What examples of citizenship education do you remember from your K-12 schooling? What types of citizenship (e.g. which of the three types mentioned in the article) were the focus? Explore what this approach to the curriculum made (im)possible in regards to citizenship.
In terms of citizenship education from grades K-12, I can remember many examples. In elementary years I remember being taught manners, how to be kind and to treat others with respect. We were taught “sharing is caring” and often we were rewarded for good behaviour. I can remember specifically one time on the playground asking a someone if they wanted to play with my friends and me, then later inside the classroom, my teacher pulled me aside and told me what I did on the playground was very nice and she gave me a sticker. Once in high school, we were strongly encouraged to get involved with the community and volunteer to organize events in the school for other students. Sometimes we would take afternoons off and do a bottle drive or help set up for town barbeques.
Of the three kinds of citizenship (the personally responsible citizen, the participatory citizen, or the justice-oriented citizen) the focus in my K-12 schooling was a mixture of the personally responsible citizen and the participatory citizen. In elementary years the focus was mostly on the personally responsible citizen. The article describes the personally responsible citizen as one who “acts responsibly in his/her community by, for example, picking up litter, giving blood, recycling, obeying laws, and staying out of debt” (p. 3) In elementary a lot of the focus is trying to teach students to get along with each other and to obey the rules of society, especially in the school setting. We were taught to sit up straight, not talk unless we put up our hand, ask to go to the bathroom and to be respectful to our teacher, among many other things.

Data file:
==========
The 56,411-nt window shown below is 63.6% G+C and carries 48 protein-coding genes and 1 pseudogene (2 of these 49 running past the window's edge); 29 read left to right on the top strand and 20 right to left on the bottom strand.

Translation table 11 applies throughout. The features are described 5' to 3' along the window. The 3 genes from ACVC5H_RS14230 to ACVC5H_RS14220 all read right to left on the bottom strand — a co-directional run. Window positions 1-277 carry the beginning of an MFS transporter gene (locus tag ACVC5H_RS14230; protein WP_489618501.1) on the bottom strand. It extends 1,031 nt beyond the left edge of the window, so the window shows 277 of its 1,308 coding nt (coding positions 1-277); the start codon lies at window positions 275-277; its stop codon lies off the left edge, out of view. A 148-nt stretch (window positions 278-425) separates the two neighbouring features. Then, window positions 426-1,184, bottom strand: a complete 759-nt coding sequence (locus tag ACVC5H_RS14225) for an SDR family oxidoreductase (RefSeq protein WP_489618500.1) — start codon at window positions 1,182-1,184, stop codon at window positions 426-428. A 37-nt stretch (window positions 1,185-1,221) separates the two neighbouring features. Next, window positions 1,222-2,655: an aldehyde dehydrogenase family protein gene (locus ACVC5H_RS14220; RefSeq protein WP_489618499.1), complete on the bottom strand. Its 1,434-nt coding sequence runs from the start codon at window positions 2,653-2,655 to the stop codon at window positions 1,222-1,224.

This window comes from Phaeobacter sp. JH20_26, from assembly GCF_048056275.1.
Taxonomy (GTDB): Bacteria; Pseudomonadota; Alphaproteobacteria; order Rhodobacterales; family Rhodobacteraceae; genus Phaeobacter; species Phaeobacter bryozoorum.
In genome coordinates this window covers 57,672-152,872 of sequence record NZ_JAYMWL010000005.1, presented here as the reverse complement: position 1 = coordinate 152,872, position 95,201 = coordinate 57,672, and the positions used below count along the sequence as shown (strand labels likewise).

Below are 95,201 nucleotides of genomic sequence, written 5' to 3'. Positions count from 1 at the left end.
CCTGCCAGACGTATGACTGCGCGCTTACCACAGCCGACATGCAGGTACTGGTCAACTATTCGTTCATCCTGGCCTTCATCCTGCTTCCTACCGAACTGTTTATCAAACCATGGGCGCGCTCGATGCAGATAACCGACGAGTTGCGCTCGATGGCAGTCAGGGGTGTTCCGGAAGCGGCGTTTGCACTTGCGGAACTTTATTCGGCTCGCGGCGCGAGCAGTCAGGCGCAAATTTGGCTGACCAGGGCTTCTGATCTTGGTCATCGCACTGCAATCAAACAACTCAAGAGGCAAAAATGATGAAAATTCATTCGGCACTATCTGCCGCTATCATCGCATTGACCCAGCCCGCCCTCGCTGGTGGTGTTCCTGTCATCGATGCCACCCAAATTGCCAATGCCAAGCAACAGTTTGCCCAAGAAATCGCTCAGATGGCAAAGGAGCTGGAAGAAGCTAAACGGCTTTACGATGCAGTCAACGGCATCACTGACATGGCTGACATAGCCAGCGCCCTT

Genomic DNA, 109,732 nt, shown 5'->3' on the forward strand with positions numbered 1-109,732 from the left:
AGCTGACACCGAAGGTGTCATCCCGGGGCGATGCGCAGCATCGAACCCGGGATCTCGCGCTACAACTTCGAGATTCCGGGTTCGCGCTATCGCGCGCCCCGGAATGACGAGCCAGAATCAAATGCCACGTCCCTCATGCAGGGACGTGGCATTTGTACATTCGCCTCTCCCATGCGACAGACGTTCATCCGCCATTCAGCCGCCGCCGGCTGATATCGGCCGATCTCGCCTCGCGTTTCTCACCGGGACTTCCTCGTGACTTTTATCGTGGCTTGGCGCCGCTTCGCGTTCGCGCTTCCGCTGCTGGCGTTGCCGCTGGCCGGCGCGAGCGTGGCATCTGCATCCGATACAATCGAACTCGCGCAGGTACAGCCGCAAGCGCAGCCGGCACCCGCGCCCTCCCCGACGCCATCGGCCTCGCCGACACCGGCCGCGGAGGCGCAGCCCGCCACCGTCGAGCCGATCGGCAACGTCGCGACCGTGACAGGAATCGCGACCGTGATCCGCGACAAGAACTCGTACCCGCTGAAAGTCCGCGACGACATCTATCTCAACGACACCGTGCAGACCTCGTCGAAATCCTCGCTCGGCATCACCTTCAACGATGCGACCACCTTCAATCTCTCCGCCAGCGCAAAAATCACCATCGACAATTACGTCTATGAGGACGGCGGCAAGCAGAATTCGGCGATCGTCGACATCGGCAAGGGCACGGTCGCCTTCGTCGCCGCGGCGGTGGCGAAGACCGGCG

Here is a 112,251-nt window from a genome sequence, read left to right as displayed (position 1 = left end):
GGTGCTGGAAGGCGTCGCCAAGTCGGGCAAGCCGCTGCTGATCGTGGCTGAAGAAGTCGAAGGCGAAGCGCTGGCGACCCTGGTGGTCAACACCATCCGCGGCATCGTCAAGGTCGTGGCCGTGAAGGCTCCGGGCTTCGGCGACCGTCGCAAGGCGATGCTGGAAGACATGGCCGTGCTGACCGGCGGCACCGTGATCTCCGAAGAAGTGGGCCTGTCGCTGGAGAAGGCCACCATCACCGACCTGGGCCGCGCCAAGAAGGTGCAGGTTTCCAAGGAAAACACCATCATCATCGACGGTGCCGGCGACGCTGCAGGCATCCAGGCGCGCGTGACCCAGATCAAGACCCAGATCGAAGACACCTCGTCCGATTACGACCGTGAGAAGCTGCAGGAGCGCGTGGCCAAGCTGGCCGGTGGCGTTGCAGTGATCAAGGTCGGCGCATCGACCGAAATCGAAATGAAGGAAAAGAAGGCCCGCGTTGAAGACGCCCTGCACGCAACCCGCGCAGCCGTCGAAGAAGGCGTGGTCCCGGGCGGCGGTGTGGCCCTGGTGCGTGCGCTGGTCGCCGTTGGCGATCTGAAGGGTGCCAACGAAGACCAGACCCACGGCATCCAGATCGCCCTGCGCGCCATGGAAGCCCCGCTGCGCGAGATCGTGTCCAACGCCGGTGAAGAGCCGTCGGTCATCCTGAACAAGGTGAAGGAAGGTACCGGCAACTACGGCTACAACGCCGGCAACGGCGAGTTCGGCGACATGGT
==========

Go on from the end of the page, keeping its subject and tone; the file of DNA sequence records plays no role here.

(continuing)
Once in high school, the focus shifted towards wanting us to become more involved with our community which aligns with the description of the participatory citizen, which is “those who actively participate in the civic affairs and the social life of the community at local, state, and national levels.” (p.4) At this age, they encouraged us to join the Student Representative Council (SRC), to run track and field for the elementary kids, and to volunteer in community events. They also helped us do things for the less fortunate like less eating or volunteering with kids for disabilities, or making campaigns for Bell Lets Talk Day. Our teachers saw these as ways to build us as students and get a taste of what it was like to organize events. A lot of us took pride in these events and it became a tradition. For me, volunteering at the Jean Vanier swim is what helped me decide to send in my application for education at the U of R.
These approaches both made it “(im)possible” in terms of citizenship for us students to look at things through a critical eye. We would more than happy to start a campaign for mental health, for example, titled “let’s end the stigma” but it never really went further than that. We never examined why there is such a stigma surrounding mental health. We never thought about why we had to volunteer to help feed the hungry, we just did it. The article mentions that the intention is not to criticize the principals of these citizens but that they alone do not fix the problems of our society. Both the personally responsible and the participatory citizen are very individually focused and do not address larger scale issues which is something the justice-oriented citizen does. A tandem of all thee types of citizens is perhaps what we should be striving for in education.